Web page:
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Wednesday, 27 March, 2002, 09:33 GMT
Beijing protesters block traffic
Protester outside Beijing Automobile
The protesters were angry about unpaid benefits
About 200 retired workers have staged a protest in the Chinese capital Beijing to demand unpaid pension benefits.

The workers demonstrated outside the gates of the state-run Beijing Automobile works on Wednesday morning, blocking traffic.

Man carrying baskets of oranges
China is bracing itself for millions of job losses
Police initially looked on - before eventually holding talks with the workers, who dispersed peacefully.

The protest follows major demonstrations in north-east China this month by retired and unemployed workers.

One report said Wednesday's protesters had been expecting to negotiate with managers at the plant, which is close to Beijing's eastern business district. When they found the gates locked, they reportedly sat and stood in the road outside, blocking traffic for several hours.

An official at the company told the BBC the firm had not paid the workers their health care fees since 1998, and their retirement pensions since 1999. She said the factory, which has stopped production, simply did not have enough money.

She said the company's manager had been away at a meeting, but the workers were planning to return on Thursday in the hope of seeing him.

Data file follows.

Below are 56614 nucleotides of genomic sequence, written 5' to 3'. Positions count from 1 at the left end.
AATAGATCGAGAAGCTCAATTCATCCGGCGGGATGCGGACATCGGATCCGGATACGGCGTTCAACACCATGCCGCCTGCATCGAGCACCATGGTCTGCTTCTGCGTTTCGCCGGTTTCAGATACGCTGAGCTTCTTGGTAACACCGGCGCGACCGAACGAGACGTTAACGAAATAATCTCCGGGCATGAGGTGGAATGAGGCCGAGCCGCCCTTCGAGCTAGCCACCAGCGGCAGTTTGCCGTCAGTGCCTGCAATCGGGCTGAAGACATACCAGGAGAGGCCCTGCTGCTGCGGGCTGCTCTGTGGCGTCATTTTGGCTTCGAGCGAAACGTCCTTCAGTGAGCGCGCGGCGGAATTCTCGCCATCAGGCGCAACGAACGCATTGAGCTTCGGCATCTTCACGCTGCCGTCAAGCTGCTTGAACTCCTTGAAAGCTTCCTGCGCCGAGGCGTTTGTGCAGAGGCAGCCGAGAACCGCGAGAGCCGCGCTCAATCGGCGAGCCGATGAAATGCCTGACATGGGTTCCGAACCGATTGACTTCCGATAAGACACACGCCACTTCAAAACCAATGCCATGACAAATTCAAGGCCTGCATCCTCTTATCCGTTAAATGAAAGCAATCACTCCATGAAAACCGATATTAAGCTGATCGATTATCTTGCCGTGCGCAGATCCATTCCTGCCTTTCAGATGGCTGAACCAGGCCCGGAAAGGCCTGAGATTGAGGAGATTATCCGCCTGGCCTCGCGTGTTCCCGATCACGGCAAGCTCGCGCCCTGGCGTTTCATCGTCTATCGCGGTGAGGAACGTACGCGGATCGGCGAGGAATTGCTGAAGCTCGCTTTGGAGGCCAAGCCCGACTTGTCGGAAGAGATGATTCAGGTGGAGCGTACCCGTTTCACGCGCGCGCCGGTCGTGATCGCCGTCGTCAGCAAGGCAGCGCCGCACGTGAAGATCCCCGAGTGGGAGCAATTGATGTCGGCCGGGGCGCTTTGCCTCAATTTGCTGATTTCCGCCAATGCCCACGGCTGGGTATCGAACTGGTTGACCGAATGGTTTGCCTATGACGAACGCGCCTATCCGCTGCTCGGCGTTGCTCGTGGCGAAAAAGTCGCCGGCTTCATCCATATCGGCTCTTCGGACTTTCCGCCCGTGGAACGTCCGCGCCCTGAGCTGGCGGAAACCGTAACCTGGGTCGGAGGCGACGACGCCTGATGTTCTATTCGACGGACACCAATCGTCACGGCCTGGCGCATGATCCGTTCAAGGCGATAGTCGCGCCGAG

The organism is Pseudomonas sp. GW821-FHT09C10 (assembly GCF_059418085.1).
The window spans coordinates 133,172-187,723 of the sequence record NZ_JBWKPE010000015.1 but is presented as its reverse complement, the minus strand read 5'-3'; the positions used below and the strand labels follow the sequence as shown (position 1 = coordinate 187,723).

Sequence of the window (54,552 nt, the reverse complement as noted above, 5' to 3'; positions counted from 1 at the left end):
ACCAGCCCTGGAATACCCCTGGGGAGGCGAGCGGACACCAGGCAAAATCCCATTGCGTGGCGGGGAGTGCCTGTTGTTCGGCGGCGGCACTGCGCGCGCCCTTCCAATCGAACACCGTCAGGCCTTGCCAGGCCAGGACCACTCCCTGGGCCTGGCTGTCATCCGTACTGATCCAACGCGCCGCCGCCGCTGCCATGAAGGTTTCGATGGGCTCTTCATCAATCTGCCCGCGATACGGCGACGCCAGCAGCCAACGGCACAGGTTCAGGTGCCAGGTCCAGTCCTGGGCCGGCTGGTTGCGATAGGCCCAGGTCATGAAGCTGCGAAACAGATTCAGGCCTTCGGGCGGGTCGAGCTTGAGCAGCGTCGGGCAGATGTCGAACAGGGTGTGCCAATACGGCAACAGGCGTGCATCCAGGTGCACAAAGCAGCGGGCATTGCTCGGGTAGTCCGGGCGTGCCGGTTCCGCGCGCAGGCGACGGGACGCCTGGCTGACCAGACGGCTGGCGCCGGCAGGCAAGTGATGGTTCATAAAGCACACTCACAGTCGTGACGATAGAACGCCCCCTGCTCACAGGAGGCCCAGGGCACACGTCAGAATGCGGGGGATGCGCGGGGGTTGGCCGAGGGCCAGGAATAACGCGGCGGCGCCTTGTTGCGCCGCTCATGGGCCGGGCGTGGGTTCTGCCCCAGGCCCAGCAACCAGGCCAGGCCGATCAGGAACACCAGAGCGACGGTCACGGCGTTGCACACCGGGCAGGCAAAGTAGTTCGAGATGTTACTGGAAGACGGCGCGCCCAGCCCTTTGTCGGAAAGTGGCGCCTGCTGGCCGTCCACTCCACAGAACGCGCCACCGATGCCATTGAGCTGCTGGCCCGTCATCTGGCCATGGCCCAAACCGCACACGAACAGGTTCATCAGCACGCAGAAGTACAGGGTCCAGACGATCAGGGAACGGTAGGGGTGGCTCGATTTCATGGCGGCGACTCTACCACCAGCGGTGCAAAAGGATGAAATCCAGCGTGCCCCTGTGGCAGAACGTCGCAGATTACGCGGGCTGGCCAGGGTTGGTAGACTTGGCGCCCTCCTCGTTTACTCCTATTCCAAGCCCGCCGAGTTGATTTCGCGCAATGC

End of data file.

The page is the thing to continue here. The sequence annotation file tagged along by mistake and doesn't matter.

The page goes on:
Welfare gap

Such protests in the heart of the Chinese capital are rare, but they have become increasingly common in other parts of the country as China grapples with painful reforms of its state industry.

Earlier this month up to 50,000 retired oil workers protested in the north-eastern town of Daqing, and 30,000 workers demonstrated in another north-east town, Liaoyang, to demand unpaid pensions and wages.

The protests highlight a key problem in China's current welfare system - factories are often responsible not only for providing for their retired workers, but also for paying unemployment benefits to the same workers they have made redundant.

The government has acknowledged the problem poses a threat to social stability, and is in the process of setting up a national social security network.

The need has been made all the more urgent by fears that China's entry into the World Trade Organisation will lead to millions of new redundancies.

But setting up the new welfare system will take several years, and in some areas of the country, enterprises and local governments are currently struggling to keep up payments.

Suspicions of official corruption have exacerbated tensions among laid off workers.

See also:

22 Mar 02 | Asia-Pacific
China labour protest suspended
19 Mar 02 | Business
China's unemployment challenge
18 Mar 02 | Asia-Pacific
Chinese labour protests spread
13 Mar 02 | Asia-Pacific
Chinese oil workers in massive protest
21 Sep 01 | Asia-Pacific
Chinese labour activist jailed
19 Sep 01 | Business
Inside China: Workers on the move
11 Mar 01 | Asia-Pacific
China unveils huge welfare plan
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